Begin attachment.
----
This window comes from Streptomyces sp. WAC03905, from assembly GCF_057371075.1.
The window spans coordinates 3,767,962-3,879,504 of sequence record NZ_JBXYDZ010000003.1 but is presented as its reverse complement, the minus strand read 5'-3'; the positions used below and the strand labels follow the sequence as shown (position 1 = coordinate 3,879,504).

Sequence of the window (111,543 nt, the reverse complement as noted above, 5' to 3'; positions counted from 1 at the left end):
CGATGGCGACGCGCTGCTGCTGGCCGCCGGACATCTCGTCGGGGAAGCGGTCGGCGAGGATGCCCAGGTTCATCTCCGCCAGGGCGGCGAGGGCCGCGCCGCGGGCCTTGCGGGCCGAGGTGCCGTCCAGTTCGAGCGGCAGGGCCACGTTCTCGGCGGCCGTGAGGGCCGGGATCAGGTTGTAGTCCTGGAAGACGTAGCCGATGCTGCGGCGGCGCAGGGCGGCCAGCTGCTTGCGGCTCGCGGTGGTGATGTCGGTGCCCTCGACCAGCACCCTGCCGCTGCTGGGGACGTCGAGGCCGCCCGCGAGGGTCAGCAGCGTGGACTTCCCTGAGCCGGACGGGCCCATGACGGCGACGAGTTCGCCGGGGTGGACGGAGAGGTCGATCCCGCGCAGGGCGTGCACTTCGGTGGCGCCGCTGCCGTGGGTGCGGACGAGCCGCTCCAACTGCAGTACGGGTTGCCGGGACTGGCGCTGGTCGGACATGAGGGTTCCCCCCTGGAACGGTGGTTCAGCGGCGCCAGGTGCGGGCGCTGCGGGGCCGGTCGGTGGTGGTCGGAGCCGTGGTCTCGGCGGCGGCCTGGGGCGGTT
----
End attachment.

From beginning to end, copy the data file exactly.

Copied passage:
This window comes from Streptomyces sp. WAC03905, from assembly GCF_057371075.1.
The window spans coordinates 3,767,962-3,879,504 of sequence record NZ_JBXYDZ010000003.1 but is presented as its reverse complement, the minus strand read 5'-3'; the positions used below and the strand labels follow the sequence as shown (position 1 = coordinate 3,879,504).

Sequence of the window (111,543 nt, the reverse complement as noted above, 5' to 3'; positions counted from 1 at the left end):
CGATGGCGACGCGCTGCTGCTGGCCGCCGGACATCTCGTCGGGGAAGCGGTCGGCGAGGATGCCCAGGTTCATCTCCGCCAGGGCGGCGAGGGCCGCGCCGCGGGCCTTGCGGGCCGAGGTGCCGTCCAGTTCGAGCGGCAGGGCCACGTTCTCGGCGGCCGTGAGGGCCGGGATCAGGTTGTAGTCCTGGAAGACGTAGCCGATGCTGCGGCGGCGCAGGGCGGCCAGCTGCTTGCGGCTCGCGGTGGTGATGTCGGTGCCCTCGACCAGCACCCTGCCGCTGCTGGGGACGTCGAGGCCGCCCGCGAGGGTCAGCAGCGTGGACTTCCCTGAGCCGGACGGGCCCATGACGGCGACGAGTTCGCCGGGGTGGACGGAGAGGTCGATCCCGCGCAGGGCGTGCACTTCGGTGGCGCCGCTGCCGTGGGTGCGGACGAGCCGCTCCAACTGCAGTACGGGTTGCCGGGACTGGCGCTGGTCGGACATGAGGGTTCCCCCCTGGAACGGTGGTTCAGCGGCGCCAGGTGCGGGCGCTGCGGGGCCGGTCGGTGGTGGTCGGAGCCGTGGTCTCGGCGGCGGCCTGGGGCGGTT